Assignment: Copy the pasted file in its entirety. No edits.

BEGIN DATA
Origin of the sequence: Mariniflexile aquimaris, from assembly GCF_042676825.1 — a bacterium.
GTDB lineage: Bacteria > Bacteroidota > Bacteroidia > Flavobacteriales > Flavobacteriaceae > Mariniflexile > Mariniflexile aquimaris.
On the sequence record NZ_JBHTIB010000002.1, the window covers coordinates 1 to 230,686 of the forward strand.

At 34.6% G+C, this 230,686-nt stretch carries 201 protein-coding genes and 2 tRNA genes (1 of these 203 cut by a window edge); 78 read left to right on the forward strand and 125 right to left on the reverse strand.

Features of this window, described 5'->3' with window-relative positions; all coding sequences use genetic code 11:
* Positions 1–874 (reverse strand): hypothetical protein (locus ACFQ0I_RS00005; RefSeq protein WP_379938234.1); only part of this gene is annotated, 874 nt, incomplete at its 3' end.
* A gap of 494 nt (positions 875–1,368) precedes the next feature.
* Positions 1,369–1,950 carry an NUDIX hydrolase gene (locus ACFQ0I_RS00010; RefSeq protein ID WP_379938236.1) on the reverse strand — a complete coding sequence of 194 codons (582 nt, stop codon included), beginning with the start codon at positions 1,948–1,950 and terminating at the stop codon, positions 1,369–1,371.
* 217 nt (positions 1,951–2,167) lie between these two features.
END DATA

Origin of the sequence: Mariniflexile aquimaris, from assembly GCF_042676825.1 — a bacterium.
GTDB lineage: Bacteria > Bacteroidota > Bacteroidia > Flavobacteriales > Flavobacteriaceae > Mariniflexile > Mariniflexile aquimaris.
On the sequence record NZ_JBHTIB010000002.1, the window covers coordinates 1 to 230,686 of the forward strand.

At 34.6% G+C, this 230,686-nt stretch carries 201 protein-coding genes and 2 tRNA genes (1 of these 203 cut by a window edge); 78 read left to right on the forward strand and 125 right to left on the reverse strand.

Features of this window, described 5'->3' with window-relative positions; all coding sequences use genetic code 11:
* Positions 1–874 (reverse strand): hypothetical protein (locus ACFQ0I_RS00005; RefSeq protein WP_379938234.1); only part of this gene is annotated, 874 nt, incomplete at its 3' end.
* A gap of 494 nt (positions 875–1,368) precedes the next feature.
* Positions 1,369–1,950 carry an NUDIX hydrolase gene (locus ACFQ0I_RS00010; RefSeq protein ID WP_379938236.1) on the reverse strand — a complete coding sequence of 194 codons (582 nt, stop codon included), beginning with the start codon at positions 1,948–1,950 and terminating at the stop codon, positions 1,369–1,371.
* 217 nt (positions 1,951–2,167) lie between these two features.